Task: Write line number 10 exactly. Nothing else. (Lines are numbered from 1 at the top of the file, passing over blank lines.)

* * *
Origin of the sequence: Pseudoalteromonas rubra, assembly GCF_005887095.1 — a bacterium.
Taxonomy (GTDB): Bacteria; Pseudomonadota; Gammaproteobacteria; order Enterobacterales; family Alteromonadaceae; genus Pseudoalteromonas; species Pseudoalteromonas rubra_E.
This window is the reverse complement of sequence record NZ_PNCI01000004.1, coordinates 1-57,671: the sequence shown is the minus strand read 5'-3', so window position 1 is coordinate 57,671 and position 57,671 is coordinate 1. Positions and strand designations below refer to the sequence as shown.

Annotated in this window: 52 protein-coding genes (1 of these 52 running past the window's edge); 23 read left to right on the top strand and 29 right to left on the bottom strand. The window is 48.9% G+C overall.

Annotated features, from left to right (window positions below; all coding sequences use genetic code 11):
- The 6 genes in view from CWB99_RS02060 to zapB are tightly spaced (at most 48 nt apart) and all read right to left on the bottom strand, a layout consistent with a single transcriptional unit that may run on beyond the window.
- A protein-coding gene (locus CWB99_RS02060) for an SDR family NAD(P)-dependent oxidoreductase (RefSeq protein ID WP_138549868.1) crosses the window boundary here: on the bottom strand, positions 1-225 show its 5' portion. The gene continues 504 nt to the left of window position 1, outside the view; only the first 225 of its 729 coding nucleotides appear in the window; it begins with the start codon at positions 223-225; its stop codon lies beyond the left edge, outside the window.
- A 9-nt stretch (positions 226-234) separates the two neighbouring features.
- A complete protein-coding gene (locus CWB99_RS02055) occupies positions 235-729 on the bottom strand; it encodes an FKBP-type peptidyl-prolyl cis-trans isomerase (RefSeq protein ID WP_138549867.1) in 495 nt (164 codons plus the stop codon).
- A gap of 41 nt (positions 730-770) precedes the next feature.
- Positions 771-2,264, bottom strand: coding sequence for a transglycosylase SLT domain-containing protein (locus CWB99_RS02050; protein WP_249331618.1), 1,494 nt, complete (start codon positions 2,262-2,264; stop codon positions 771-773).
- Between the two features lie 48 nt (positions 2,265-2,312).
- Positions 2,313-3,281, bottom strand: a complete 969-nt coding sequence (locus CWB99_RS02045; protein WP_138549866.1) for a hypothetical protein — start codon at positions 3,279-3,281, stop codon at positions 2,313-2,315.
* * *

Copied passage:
- A gap of 41 nt (positions 730-770) precedes the next feature.